Tire Nichols case: Officers’ conduct reflects ‘failure of basic humanity,’ Memphis police chief says as nation braces for video release


The conduct of Memphis police officers during the confrontation leading up to the death this month of black motorist Tire Nichols “is a basic lack of humanity,” the Tennessee city’s police chief said as officials are preparing to release video of the incident.

“It’s not just a professional failure. It’s a basic lack of humanity to another individual,” Memphis Police Chief Cerelyn Davis said in a YouTube video posted Wednesday night.

“This incident was heinous, reckless and inhumane. And in the interest of transparency when the video is released in the coming days, you will see for yourself.

Nichols, 29, was hospitalized after Memphis police used force to arrest him on January 7, and he died of his injuries three days later, the authorities said. Five Memphis police officers, who are also black, were fired for violating policies on excessive use of force, duty to intervene and duty to assist, their department said, and a prosecutor said that a decision on whether to file a complaint is forthcoming.

Lawyers for Nichols’ family say he was badly beaten, citing a video the family was allowed to see earlier this week. He had “profuse bleeding caused by a severe beating”, according to the lawyers, citing preliminary results from an autopsy they commissioned.

Other Memphis police officers are still being investigated for violations of department policy related to the incident, Davis said without giving further details.

Anticipating public reaction to the body camera footage as it was released, the police chief urged citizens to be non-violent even amid “our outrage and frustration”.

“I expect our fellow citizens to exercise their First Amendment right to protest to demand action and results. But we need to make sure our community is safe in this process,” Davis said. none of this is a calling card to incite violence or destruction on our community or against our citizens.”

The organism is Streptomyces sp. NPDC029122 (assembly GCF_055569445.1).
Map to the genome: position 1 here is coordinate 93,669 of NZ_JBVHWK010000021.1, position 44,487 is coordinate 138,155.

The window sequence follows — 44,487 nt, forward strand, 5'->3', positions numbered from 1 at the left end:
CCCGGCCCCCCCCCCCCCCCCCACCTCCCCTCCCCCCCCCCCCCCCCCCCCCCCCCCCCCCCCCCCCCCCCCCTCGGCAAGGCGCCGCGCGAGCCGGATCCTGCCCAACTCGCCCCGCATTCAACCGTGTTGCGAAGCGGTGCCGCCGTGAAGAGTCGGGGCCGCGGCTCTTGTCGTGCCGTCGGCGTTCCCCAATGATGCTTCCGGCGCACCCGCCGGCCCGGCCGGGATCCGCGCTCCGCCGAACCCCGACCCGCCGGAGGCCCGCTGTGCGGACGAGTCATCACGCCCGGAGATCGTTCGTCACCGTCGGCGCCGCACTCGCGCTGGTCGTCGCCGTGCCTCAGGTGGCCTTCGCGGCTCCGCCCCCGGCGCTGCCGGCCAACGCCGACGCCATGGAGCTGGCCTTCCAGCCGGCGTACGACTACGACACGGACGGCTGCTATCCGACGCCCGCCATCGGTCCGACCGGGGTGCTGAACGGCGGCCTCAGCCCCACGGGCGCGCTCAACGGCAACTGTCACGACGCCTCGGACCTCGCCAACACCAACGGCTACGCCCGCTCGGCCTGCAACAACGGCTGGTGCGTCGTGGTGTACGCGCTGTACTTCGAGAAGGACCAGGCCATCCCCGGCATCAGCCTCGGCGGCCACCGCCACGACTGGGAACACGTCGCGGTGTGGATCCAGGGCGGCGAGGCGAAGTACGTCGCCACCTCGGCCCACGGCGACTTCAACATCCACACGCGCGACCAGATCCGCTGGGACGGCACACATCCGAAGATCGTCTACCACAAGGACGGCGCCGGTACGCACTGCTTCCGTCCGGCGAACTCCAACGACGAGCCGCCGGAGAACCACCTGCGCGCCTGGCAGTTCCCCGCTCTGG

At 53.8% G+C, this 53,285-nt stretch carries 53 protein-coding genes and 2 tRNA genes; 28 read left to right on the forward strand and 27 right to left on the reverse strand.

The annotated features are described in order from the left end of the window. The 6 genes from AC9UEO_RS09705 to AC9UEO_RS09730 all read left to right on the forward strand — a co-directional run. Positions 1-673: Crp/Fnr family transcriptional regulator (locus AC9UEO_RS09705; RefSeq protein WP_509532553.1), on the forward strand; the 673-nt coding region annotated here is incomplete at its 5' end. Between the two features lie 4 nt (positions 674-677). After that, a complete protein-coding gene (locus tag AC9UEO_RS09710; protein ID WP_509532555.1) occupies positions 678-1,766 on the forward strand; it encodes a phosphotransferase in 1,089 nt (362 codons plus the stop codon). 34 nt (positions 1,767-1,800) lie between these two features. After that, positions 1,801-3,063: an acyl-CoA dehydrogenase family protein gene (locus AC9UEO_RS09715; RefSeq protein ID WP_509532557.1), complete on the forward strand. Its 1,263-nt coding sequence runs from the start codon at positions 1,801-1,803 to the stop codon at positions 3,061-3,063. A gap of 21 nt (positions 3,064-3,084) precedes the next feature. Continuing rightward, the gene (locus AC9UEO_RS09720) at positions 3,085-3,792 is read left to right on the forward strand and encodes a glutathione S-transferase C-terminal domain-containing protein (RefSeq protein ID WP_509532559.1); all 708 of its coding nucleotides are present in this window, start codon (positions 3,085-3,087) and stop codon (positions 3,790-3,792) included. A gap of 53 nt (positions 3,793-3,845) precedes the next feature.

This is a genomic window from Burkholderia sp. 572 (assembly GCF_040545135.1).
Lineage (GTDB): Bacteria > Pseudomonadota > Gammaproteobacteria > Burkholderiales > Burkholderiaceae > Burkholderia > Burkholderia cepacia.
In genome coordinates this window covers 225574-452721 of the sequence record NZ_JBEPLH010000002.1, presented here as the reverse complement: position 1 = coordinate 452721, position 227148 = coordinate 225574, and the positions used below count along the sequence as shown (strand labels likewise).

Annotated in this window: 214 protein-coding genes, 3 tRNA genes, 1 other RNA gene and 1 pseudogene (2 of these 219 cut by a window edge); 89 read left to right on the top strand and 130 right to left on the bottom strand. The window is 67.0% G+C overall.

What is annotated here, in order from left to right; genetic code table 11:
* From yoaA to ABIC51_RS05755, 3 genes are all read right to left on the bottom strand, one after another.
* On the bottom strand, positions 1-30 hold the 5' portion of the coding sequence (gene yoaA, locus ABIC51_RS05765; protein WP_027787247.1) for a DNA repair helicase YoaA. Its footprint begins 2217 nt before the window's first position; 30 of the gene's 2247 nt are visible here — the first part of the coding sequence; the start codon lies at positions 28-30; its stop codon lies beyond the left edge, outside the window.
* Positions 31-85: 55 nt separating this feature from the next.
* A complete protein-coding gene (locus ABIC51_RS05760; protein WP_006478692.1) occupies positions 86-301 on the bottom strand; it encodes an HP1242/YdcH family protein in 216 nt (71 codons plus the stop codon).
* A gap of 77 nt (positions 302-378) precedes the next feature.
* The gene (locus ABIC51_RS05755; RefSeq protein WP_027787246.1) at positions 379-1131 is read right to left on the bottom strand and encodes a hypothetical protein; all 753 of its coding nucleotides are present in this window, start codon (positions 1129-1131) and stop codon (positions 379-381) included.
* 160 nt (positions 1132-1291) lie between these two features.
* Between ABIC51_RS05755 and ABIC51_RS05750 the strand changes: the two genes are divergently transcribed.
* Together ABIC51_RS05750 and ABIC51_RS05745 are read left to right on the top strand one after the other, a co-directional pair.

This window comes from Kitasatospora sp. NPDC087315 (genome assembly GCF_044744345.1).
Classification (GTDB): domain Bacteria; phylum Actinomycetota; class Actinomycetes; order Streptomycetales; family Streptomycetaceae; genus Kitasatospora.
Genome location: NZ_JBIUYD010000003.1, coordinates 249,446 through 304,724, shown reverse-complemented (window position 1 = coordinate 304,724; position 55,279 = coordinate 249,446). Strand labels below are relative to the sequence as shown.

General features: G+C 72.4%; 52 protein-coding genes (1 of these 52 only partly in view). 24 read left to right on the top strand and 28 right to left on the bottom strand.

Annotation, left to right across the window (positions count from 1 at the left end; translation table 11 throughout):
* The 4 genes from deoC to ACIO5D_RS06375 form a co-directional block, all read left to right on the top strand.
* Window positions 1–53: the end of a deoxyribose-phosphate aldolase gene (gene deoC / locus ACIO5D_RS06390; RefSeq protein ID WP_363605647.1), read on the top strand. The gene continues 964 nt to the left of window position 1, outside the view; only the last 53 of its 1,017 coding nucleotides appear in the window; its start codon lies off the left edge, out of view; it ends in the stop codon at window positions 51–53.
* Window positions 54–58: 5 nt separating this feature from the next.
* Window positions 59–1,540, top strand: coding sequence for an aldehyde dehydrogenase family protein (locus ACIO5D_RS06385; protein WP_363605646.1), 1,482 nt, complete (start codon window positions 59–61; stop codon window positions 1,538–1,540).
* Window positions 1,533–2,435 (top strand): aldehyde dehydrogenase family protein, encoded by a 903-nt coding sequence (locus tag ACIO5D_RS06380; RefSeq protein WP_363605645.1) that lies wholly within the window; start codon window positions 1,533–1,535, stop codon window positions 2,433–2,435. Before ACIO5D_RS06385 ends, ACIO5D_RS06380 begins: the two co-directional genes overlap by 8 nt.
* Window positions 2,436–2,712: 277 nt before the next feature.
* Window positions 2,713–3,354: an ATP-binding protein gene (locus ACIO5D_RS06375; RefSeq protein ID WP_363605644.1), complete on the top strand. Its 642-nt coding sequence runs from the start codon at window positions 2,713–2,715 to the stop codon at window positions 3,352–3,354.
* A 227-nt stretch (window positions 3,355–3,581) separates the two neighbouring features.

Nichols’ death on January 10 follows a number of recent high-profile cases involving excessive use of force by police against members of the public, particularly young black men.

The Memphis Police Department has fired five officers in connection with the death of Tire Nichols.  Top: Tadarrius Bean, Demetrius Haley, Emmitt Martin III.  Bottom: Desmond Mills, Jr., Justin Smith

Nichols, a Memphis resident, was arrested by Memphis officers Jan. 7 on suspicion of reckless driving, police said.

As officers approached the vehicle, a “confrontation” occurred and Nichols fled on foot, police said. Officers chased him and they had another “confrontation” before he was taken into custody, police said. Nichols then complained of shortness of breath, was taken to a local hospital in critical condition and died three days later, police said.

Memphis Police Chief Cerelyn Davis.

Lawyers for Nichols’ family who viewed video of the arrest on Monday described it as a heinous beating by police that lasted three long minutes. Civil rights lawyer Ben Crump said Nichols was tasered, pepper sprayed and restrained and compared it to the beating of Rodney King by Los Angeles police in 1991.

Two members of the city’s fire department were fired, in addition to the five police officers. The Tennessee Bureau of Investigation announced a investigation into Nichols’ death and the U.S. Department of Justice and FBI have launched a civil rights investigation.

Video of the incident could be released this week or next week, Shelby County District Attorney Steve Mulroy told CNN’s Laura Coates Tuesday night, but he wants to make sure his office has interviewed all those involved before posting the video so that it does not impact their statements.

Prosecutors are trying to expedite the investigation and may be able to make a decision on possible charges “around the same time we consider releasing the video,” Mulroy said.

Nichols’ family wants the officers charged with murder, family attorney Antonio Romanucci told CNN’s Erin Burnett on Wednesday night.